Pre-combustion capture technology is a method in which a carbon based fuel is refined before it enters the combustion chamber in order to produce a gas rich in carbon dioxide (CO2) and hydrogen (H2), from which the CO2 is separated and the H2 is used as fuel. First, the fuel is converted into a gaseous state under heat and pressure in the presence of steam. In the combustion chamber, the oxygen supply is controlled such that only a portion of the fuel burns completely. This process produces the heat required to decompose the fuel and produce synthesis gas (syngas) which consist of H2, carbon monoxide (CO), and trace amounts of other gases (see equation A). The CO then reacts with water (H2O) in a water-gas-shift reactor to form CO2 (see equation B). This increases the concentration of CO2 to 40% and H2 to 55%. The higher concentration of CO2 at this point favors separation and capture technologies. The H2 rich syngas is then used as fuel to generate electricity in a combustion turbine (The Energy Lab, 2009).
CxHy(s) + xH2O(g) → xCO(g) + (x+y/2)H2(g)
< 0 kJ/mol, where x and y are variables
CO + H2O → CH4(g) + H2O(g) -206 kJ/mol
CO(g) + H2O(g) → CO2(g) + H2(g) -41 kJ/mol (Nord, 2009)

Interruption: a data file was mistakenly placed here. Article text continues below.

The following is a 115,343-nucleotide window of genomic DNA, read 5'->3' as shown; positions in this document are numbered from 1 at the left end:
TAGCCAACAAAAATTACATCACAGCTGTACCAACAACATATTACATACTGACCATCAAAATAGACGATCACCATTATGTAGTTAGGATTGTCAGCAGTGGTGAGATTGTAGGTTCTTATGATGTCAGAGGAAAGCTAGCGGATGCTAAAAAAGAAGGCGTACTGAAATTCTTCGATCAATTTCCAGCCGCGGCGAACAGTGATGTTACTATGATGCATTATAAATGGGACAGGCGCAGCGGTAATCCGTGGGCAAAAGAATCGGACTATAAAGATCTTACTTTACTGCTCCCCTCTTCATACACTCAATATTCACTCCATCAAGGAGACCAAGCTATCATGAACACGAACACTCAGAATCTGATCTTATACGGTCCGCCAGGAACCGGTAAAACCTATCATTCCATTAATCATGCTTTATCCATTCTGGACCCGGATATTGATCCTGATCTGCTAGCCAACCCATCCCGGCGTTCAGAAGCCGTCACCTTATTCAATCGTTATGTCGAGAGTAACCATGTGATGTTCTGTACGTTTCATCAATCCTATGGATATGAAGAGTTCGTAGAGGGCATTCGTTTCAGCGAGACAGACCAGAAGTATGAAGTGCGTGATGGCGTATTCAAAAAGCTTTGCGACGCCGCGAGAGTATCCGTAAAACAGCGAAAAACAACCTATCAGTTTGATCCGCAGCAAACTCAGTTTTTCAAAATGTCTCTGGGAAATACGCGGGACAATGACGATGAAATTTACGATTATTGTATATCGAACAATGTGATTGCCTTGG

Exhaust gases of pre-combustion plants are directed to a heat recovery steam generator, which consists of tubes with water flowing through them. The heat from the exhaust gases dissipates into the water, vaporizing it into steam. The steam flows into a turbine to generate more electricity. As it powers the steam turbine, the steam exits into a condenser, which changes it back to water and the whole process is repeated (Metcalf Energy Center, 2009).
Current pre-combustion capture plants capture 91.6% of the average plant's CO2 emissions (Simbeck, 2009a).
- Both the combustion of H2 and the heat recovered in the flue gas via a device called a Heat Recovery Steam Generator are used to generate electricity (The Energy Lab, 2009).
- H2 rich gas may be used to power fuel cells. The Department of Energy is currently investigating this possibility (Massachusetts Institute of Technology (MIT, 2009).
- The high pressure of CO2 makes capture chemically favorable (MIT, 2009).
- Pre-combustion capture may also reduce emissions of certain air pollutants (MIT, 2009).
- Pre-combustion plants emit approximately 101g of CO2 per kWh, whereas plants not implementing pre-combustion capture emit roughly 824g of CO2 per kWh (Nord, 2009).
- Capital costs for pre-combustion plants are higher than for conventional coal plants (The Energy Lab, 2009).
- Existing coal plants may resist conversion to pre-combustion plants (MIT, 2009).
- If any step in the process fails, the plant may have to shut down. Plants may also experience feed problems as well as corrosion due to syngas (MIT, 2009).
- This technology cannot be added to existing plants (retrofitted).
- With this technology, a new plant's efficiency will decrease from 33.6% to 32.0% (Simbeck, 2009a).
- $1,667 million to build an average 500MWe plant (Simbeck, 2009a)